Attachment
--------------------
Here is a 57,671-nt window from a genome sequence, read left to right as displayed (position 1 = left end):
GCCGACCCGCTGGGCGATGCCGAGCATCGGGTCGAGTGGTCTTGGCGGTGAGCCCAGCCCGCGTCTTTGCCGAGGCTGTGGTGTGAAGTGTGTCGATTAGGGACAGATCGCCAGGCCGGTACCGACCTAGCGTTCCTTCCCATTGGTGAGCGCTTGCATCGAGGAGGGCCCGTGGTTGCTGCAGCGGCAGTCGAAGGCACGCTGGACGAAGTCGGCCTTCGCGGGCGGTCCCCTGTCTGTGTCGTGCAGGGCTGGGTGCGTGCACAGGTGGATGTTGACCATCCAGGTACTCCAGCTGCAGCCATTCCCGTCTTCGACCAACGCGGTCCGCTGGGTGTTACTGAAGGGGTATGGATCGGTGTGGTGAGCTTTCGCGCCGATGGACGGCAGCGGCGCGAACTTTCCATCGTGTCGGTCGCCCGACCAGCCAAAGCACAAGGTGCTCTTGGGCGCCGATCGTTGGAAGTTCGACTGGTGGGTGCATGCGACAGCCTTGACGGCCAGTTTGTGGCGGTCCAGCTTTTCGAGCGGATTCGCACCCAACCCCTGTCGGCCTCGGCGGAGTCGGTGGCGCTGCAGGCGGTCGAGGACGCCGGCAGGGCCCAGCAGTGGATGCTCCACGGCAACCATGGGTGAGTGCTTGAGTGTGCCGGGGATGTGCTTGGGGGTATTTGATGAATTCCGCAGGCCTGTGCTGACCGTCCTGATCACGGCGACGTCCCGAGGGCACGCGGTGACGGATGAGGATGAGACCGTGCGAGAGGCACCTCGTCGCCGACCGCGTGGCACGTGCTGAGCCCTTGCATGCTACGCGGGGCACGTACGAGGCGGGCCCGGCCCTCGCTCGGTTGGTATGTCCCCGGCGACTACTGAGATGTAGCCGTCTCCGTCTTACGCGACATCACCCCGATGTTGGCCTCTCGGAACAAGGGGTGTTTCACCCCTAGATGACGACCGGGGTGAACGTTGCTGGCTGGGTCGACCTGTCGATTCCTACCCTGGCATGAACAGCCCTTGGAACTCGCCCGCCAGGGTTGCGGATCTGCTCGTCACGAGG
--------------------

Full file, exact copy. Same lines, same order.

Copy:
Here is a 57,671-nt window from a genome sequence, read left to right as displayed (position 1 = left end):
GCCGACCCGCTGGGCGATGCCGAGCATCGGGTCGAGTGGTCTTGGCGGTGAGCCCAGCCCGCGTCTTTGCCGAGGCTGTGGTGTGAAGTGTGTCGATTAGGGACAGATCGCCAGGCCGGTACCGACCTAGCGTTCCTTCCCATTGGTGAGCGCTTGCATCGAGGAGGGCCCGTGGTTGCTGCAGCGGCAGTCGAAGGCACGCTGGACGAAGTCGGCCTTCGCGGGCGGTCCCCTGTCTGTGTCGTGCAGGGCTGGGTGCGTGCACAGGTGGATGTTGACCATCCAGGTACTCCAGCTGCAGCCATTCCCGTCTTCGACCAACGCGGTCCGCTGGGTGTTACTGAAGGGGTATGGATCGGTGTGGTGAGCTTTCGCGCCGATGGACGGCAGCGGCGCGAACTTTCCATCGTGTCGGTCGCCCGACCAGCCAAAGCACAAGGTGCTCTTGGGCGCCGATCGTTGGAAGTTCGACTGGTGGGTGCATGCGACAGCCTTGACGGCCAGTTTGTGGCGGTCCAGCTTTTCGAGCGGATTCGCACCCAACCCCTGTCGGCCTCGGCGGAGTCGGTGGCGCTGCAGGCGGTCGAGGACGCCGGCAGGGCCCAGCAGTGGATGCTCCACGGCAACCATGGGTGAGTGCTTGAGTGTGCCGGGGATGTGCTTGGGGGTATTTGATGAATTCCGCAGGCCTGTGCTGACCGTCCTGATCACGGCGACGTCCCGAGGGCACGCGGTGACGGATGAGGATGAGACCGTGCGAGAGGCACCTCGTCGCCGACCGCGTGGCACGTGCTGAGCCCTTGCATGCTACGCGGGGCACGTACGAGGCGGGCCCGGCCCTCGCTCGGTTGGTATGTCCCCGGCGACTACTGAGATGTAGCCGTCTCCGTCTTACGCGACATCACCCCGATGTTGGCCTCTCGGAACAAGGGGTGTTTCACCCCTAGATGACGACCGGGGTGAACGTTGCTGGCTGGGTCGACCTGTCGATTCCTACCCTGGCATGAACAGCCCTTGGAACTCGCCCGCCAGGGTTGCGGATCTGCTCGTCACGAGG